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US airstrikes soar in Somalia

November 21, 2017

After nearly a decade of bombing Somalia, the U.S. military has markedly increased its air campaign against extremists there. Fourteen strikes since August have brought the year’s total, as announced by U.S. Africa Command, to 18.

This increased tempo comes as the Islamic State group lost nearly all of its territory across Iraq and Syria. Mosul fell in July, Raqqa on October 20. The U.S. military attacked ISIS militants inside Somalia for the first time on Nov. 3 — carrying out a midnight strike on “several” fighters in the northeast, near a traditional al-Shabab stronghold in the foothills of the Galgala Mountains. The days after brought a flurry of strikes on both groups, including another strike near Galgala on Sunday, the Associated Press reported.

It’s impossible to verify how many extremists have been killed in the U.S. strikes, which have largely been carried out by drones. Military officials rarely offer specific numbers, often saying that “several” militants had been killed. The Bureau for Investigative Journalism estimates that the strikes have killed as few as 88 people and as many as 124. The group also says it has tracked nearly 30 strikes for 2017, about a dozen more than the Pentagon claims.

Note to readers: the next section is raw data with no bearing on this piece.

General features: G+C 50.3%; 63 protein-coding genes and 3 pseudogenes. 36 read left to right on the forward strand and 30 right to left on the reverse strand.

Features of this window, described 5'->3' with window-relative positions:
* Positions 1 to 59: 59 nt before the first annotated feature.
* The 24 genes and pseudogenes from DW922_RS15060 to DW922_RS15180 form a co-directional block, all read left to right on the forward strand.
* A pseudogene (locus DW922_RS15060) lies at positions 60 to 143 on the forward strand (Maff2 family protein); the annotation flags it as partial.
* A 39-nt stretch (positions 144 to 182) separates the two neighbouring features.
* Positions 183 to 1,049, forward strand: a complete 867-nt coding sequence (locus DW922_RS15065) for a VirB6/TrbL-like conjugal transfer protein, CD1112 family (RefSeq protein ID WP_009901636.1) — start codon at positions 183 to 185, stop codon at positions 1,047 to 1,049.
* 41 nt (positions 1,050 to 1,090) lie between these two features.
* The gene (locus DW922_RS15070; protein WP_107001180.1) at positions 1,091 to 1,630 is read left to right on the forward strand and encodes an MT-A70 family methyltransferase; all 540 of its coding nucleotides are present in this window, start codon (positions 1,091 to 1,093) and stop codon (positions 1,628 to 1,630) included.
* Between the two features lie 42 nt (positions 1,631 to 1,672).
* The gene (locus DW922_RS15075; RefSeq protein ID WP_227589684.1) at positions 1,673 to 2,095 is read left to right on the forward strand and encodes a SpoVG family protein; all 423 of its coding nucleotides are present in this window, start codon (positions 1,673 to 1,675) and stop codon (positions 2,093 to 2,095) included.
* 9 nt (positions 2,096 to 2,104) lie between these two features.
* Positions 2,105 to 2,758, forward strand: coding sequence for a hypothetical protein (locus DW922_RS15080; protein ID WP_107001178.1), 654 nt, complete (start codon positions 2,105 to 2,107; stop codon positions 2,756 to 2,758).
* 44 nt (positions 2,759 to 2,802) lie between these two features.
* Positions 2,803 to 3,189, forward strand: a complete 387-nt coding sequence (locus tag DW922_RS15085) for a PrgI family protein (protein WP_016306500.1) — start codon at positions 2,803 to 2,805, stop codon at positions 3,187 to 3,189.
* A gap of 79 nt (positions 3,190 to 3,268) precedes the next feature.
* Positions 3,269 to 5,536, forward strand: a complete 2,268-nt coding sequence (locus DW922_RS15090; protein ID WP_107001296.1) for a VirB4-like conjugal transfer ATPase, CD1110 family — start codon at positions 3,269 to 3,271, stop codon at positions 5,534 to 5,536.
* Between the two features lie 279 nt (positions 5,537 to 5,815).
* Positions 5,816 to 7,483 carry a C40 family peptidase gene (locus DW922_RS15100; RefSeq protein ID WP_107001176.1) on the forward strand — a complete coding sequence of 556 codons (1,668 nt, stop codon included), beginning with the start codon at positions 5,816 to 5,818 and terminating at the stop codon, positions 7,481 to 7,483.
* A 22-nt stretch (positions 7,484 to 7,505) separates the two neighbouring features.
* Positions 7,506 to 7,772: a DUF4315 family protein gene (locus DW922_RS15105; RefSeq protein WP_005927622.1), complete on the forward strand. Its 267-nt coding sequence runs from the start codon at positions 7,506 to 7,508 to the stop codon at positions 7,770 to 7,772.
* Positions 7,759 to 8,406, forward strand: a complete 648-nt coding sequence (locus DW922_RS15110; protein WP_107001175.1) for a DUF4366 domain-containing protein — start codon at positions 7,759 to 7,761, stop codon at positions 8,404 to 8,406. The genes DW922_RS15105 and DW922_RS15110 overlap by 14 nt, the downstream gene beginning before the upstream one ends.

The U.S. military’s escalation follows President Trump’s order in March that “allows the U.S. Department of Defense to conduct lethal action against al-Shabaab within a geographically-defined area of active hostilities in support of partner forces in Somalia.” (That’s what U.S. Africa Command said in July.)

Somalia (Twitter)

For its part, Somalia has been fighting enemies both within and without, with some of those tensions boiling over a week before ISIS lost Raqqa when the country’s Defense Minister Abdirashid Abdullahi Mohamed and the chief of the armed forces, Gen. Mohamed Ahmed Jimale, both resigned from their posts. Four days later, Shabab attackers struck the capital with two car bombs, killing more than 350 people in the worst attack in the country in history.


© 2017 By National Journal Group, Inc. All rights reserved.

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